How to Repair Floor Tile
How to Repair Floor Tile
Cracked tile doesn’t just look bad. With its sharp edges, it can also be dangerous. If you have a cracked tile or two around your home, you don’t have to call a pro to fix them. You can do it on your own. All you need are the right tools and some patience.
Here’s what you’ll need to make your repair.
- Cold chisel
- Nail punch
- Putty knife
- Square-notched trowel
- Rubber mallet
- Needle nose pliers
- Grout sponge
- Oscillating tool with grout blade or a grout saw
- Replacement tiles
- Tile spacers
- Thin-set mortar
- Grout float
- Grout sealer
- Floor-leveling compound (if needed)
When taking on this DIY task, be sure to equip yourself with the proper safety gear. Throughout the video, we’ll alert you regarding when you should and should not use the safety gear.
Remove grout. Start by removing the old grout around the tile with either an oscillating tool with a grout removal blade or a carbide-tipped grout saw. Being careful not to scratch the glazed tile surface, apply firm pressure across the grout until you expose the unglazed edges of the tile.
Break tile. If the tile isn’t already broken, use a nail set or center punch with a hammer to crack it. If you’re having trouble breaking it, try drilling holes into the tile to speed up the process. It’s important to be careful when working with broken tile. Always wear protective work gloves, as pieces can be sharp.
Chisel tile. Insert a chisel into one of the cracks and gently tap. Begin at the center and chip upwards to avoid damaging surrounding tiles. Keep in mind that the cement board underneath the tile looks similar to mortar when you’re chiseling. Remove and discard the broken tile pieces.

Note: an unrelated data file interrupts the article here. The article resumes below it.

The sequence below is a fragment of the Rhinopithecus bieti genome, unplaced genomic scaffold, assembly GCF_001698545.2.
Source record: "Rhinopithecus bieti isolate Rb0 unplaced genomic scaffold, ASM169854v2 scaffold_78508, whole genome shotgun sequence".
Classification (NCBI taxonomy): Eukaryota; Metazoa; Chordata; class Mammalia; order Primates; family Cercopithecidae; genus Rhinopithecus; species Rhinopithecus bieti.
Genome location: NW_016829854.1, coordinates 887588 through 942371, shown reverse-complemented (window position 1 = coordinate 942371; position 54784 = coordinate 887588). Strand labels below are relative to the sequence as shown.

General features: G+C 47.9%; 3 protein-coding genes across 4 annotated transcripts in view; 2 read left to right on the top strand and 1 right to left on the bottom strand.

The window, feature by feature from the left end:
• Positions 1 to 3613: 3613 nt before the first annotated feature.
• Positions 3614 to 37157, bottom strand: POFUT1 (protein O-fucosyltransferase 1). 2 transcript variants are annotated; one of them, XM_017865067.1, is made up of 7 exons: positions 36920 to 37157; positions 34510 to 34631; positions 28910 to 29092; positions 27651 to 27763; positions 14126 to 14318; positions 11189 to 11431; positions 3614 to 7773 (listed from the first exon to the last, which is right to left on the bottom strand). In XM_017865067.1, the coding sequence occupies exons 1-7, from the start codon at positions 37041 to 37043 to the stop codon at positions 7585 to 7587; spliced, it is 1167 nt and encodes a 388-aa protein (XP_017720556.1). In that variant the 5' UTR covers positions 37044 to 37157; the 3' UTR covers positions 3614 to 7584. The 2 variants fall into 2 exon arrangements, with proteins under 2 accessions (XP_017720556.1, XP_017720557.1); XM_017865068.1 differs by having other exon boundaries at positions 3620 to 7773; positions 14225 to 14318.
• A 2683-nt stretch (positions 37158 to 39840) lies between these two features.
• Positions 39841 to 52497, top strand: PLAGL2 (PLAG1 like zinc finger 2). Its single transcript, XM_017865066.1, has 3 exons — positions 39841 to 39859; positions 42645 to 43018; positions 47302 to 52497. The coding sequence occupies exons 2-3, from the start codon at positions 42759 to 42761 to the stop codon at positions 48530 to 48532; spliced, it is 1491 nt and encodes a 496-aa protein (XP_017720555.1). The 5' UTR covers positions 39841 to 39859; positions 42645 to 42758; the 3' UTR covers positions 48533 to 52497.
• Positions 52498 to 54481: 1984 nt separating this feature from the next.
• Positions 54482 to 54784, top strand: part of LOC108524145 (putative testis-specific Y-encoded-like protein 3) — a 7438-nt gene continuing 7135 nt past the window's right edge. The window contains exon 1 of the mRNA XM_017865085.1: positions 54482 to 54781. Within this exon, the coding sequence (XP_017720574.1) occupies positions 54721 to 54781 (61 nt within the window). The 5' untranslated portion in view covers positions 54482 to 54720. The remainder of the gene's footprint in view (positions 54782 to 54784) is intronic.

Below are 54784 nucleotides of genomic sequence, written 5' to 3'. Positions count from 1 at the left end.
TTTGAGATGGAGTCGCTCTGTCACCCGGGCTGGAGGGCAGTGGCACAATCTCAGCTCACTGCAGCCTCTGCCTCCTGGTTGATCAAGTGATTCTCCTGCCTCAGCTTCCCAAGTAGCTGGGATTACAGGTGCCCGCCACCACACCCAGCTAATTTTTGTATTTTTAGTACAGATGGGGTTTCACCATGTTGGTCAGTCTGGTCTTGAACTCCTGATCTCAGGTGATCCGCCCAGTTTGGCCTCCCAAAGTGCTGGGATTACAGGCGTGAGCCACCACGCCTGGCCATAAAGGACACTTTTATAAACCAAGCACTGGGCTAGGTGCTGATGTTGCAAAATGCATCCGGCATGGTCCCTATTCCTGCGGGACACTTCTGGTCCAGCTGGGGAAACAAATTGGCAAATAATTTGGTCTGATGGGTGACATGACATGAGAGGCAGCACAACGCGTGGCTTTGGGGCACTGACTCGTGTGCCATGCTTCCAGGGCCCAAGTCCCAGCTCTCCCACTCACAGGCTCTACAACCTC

Remove thin-set. Use a putty knife to scrape away the old thin-set mortar underneath the tile. For poured mortar, use a chisel. When complete, use sandpaper to smooth any rough areas.
Apply mortar. Clear the area of dust and debris before applying mortar. For smaller tiles, use the notched side of the trowel to apply mortar to the back of the replacement tile. For larger tiles, it may be easier to apply the mortar directly on the floor. Use the notched edge of the trowel to create lines in the mortar, and set the tile into place. Place plastic spacers around the tile to center it within the opening.
Set tile. Press the tile down so it’s even with surrounding tiles, twisting it a bit to allow mortar full contact with the floor. If necessary, use a mallet to lightly tap it into place. Use a level to confirm the tile is properly aligned with surrounding tiles.
Clean tiles. Remove excess mortar and adhesive using a wet sponge. Let the area dry for 24 hours or according to manufacturer instructions.
Apply grout. Remove spacers, then firmly press grout between tiles with a putty knife. Use your finger to fill in low spots. Let the grout set for a few minutes then gently wipe the area clean with a damp sponge. You may have to do this several more times.
Apply grout sealer. When your grout is completely dry, use an applicator bottle or foam brush to apply grout sealer along the joints of the tile.
Your repair is complete!